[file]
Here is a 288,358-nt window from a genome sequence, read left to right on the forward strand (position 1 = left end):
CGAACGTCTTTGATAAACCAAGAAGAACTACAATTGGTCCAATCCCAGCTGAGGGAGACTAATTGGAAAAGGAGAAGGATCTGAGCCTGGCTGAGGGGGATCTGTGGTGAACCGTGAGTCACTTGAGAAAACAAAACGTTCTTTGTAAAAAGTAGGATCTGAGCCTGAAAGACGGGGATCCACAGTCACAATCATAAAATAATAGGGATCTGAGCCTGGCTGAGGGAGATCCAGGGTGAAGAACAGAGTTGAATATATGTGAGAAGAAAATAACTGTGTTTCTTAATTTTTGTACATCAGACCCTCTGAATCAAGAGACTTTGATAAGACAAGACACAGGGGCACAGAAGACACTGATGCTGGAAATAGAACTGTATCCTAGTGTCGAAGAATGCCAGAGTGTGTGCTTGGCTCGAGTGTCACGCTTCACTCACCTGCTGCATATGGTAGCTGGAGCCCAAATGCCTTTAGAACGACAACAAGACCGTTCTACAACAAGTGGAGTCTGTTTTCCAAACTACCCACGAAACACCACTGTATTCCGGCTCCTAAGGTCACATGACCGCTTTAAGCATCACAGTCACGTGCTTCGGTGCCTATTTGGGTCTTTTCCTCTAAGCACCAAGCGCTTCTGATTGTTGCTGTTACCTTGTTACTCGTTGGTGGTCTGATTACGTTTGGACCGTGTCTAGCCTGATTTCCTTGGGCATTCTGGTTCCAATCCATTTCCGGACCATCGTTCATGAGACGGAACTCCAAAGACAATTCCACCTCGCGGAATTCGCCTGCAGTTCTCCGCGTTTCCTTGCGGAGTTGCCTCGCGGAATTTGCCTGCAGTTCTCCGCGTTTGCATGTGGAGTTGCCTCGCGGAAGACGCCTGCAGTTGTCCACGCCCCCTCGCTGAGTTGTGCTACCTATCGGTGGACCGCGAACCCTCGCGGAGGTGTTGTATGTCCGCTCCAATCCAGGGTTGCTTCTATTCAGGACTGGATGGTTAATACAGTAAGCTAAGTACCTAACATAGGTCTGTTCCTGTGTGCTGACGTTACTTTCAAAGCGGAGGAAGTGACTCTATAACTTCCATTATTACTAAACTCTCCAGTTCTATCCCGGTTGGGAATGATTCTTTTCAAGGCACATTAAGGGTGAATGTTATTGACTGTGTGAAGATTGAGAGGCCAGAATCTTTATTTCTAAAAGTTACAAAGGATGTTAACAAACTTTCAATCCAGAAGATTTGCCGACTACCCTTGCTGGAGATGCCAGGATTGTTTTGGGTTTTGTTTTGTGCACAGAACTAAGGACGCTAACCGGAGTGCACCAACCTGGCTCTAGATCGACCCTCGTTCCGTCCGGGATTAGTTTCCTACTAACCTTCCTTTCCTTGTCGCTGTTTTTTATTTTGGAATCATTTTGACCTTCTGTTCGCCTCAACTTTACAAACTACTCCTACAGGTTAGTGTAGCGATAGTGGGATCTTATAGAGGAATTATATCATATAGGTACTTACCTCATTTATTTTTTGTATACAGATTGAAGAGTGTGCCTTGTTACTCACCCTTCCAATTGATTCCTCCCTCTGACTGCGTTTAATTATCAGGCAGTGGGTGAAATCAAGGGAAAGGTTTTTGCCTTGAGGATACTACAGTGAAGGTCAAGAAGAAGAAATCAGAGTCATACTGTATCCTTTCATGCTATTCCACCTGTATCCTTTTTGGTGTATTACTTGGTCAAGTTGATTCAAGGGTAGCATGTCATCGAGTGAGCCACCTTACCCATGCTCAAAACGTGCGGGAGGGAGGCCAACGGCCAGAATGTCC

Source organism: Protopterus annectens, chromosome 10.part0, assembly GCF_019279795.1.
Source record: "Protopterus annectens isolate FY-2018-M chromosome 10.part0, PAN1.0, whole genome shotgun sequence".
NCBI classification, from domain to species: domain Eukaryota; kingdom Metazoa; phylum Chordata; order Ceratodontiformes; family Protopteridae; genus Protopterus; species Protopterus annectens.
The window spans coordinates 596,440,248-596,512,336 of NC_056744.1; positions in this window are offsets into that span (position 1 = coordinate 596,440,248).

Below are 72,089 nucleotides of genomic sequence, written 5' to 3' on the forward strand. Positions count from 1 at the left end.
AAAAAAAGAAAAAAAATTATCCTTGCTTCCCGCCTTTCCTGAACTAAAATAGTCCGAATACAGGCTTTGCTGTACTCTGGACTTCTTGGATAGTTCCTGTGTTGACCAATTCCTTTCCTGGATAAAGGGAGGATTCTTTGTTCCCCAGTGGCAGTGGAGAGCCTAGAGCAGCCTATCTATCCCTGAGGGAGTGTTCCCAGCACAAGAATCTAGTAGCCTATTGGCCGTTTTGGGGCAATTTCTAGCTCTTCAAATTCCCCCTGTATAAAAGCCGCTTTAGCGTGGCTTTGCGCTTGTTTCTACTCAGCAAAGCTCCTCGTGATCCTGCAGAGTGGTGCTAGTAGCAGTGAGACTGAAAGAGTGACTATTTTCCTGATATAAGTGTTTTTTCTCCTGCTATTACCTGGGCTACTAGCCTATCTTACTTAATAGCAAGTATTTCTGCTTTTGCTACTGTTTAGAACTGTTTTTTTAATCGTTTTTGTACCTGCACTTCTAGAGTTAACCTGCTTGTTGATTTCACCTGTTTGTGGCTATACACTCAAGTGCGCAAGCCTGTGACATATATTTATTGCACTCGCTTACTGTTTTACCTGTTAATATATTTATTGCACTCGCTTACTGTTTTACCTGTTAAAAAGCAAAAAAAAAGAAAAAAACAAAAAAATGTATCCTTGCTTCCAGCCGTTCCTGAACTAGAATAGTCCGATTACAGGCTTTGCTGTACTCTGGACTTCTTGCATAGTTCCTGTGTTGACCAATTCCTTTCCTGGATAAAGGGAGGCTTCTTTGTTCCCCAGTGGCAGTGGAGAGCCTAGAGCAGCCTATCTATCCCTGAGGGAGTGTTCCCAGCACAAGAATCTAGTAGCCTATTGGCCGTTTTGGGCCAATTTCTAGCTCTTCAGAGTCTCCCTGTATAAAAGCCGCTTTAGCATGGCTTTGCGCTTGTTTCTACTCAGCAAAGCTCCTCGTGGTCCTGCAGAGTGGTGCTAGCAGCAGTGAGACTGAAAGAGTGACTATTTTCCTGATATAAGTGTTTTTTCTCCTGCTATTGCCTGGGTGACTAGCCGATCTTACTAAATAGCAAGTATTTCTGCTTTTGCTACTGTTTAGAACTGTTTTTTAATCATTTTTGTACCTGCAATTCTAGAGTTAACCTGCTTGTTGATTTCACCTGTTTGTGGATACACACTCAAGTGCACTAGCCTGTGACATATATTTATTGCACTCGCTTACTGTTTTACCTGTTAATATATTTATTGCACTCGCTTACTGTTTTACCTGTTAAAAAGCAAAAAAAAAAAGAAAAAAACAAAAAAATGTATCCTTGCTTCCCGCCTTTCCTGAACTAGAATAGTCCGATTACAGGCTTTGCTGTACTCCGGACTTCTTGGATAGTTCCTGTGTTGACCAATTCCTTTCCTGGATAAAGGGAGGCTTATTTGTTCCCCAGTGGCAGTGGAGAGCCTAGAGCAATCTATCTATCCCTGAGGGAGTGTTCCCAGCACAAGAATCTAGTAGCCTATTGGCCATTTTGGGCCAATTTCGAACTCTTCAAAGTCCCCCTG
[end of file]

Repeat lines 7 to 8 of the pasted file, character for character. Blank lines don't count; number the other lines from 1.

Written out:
Below are 72,089 nucleotides of genomic sequence, written 5' to 3' on the forward strand. Positions count from 1 at the left end.
AAAAAAAGAAAAAAAATTATCCTTGCTTCCCGCCTTTCCTGAACTAAAATAGTCCGAATACAGGCTTTGCTGTACTCTGGACTTCTTGGATAGTTCCTGTGTTGACCAATTCCTTTCCTGGATAAAGGGAGGATTCTTTGTTCCCCAGTGGCAGTGGAGAGCCTAGAGCAGCCTATCTATCCCTGAGGGAGTGTTCCCAGCACAAGAATCTAGTAGCCTATTGGCCGTTTTGGGGCAATTTCTAGCTCTTCAAATTCCCCCTGTATAAAAGCCGCTTTAGCGTGGCTTTGCGCTTGTTTCTACTCAGCAAAGCTCCTCGTGATCCTGCAGAGTGGTGCTAGTAGCAGTGAGACTGAAAGAGTGACTATTTTCCTGATATAAGTGTTTTTTCTCCTGCTATTACCTGGGCTACTAGCCTATCTTACTTAATAGCAAGTATTTCTGCTTTTGCTACTGTTTAGAACTGTTTTTTTAATCGTTTTTGTACCTGCACTTCTAGAGTTAACCTGCTTGTTGATTTCACCTGTTTGTGGCTATACACTCAAGTGCGCAAGCCTGTGACATATATTTATTGCACTCGCTTACTGTTTTACCTGTTAATATATTTATTGCACTCGCTTACTGTTTTACCTGTTAAAAAGCAAAAAAAAAGAAAAAAACAAAAAAATGTATCCTTGCTTCCAGCCGTTCCTGAACTAGAATAGTCCGATTACAGGCTTTGCTGTACTCTGGACTTCTTGCATAGTTCCTGTGTTGACCAATTCCTTTCCTGGATAAAGGGAGGCTTCTTTGTTCCCCAGTGGCAGTGGAGAGCCTAGAGCAGCCTATCTATCCCTGAGGGAGTGTTCCCAGCACAAGAATCTAGTAGCCTATTGGCCGTTTTGGGCCAATTTCTAGCTCTTCAGAGTCTCCCTGTATAAAAGCCGCTTTAGCATGGCTTTGCGCTTGTTTCTACTCAGCAAAGCTCCTCGTGGTCCTGCAGAGTGGTGCTAGCAGCAGTGAGACTGAAAGAGTGACTATTTTCCTGATATAAGTGTTTTTTCTCCTGCTATTGCCTGGGTGACTAGCCGATCTTACTAAATAGCAAGTATTTCTGCTTTTGCTACTGTTTAGAACTGTTTTTTAATCATTTTTGTACCTGCAATTCTAGAGTTAACCTGCTTGTTGATTTCACCTGTTTGTGGATACACACTCAAGTGCACTAGCCTGTGACATATATTTATTGCACTCGCTTACTGTTTTACCTGTTAATATATTTATTGCACTCGCTTACTGTTTTACCTGTTAAAAAGCAAAAAAAAAAAGAAAAAAACAAAAAAATGTATCCTTGCTTCCCGCCTTTCCTGAACTAGAATAGTCCGATTACAGGCTTTGCTGTACTCCGGACTTCTTGGATAGTTCCTGTGTTGACCAATTCCTTTCCTGGATAAAGGGAGGCTTATTTGTTCCCCAGTGGCAGTGGAGAGCCTAGAGCAATCTATCTATCCCTGAGGGAGTGTTCCCAGCACAAGAATCTAGTAGCCTATTGGCCATTTTGGGCCAATTTCGAACTCTTCAAAGTCCCCCTG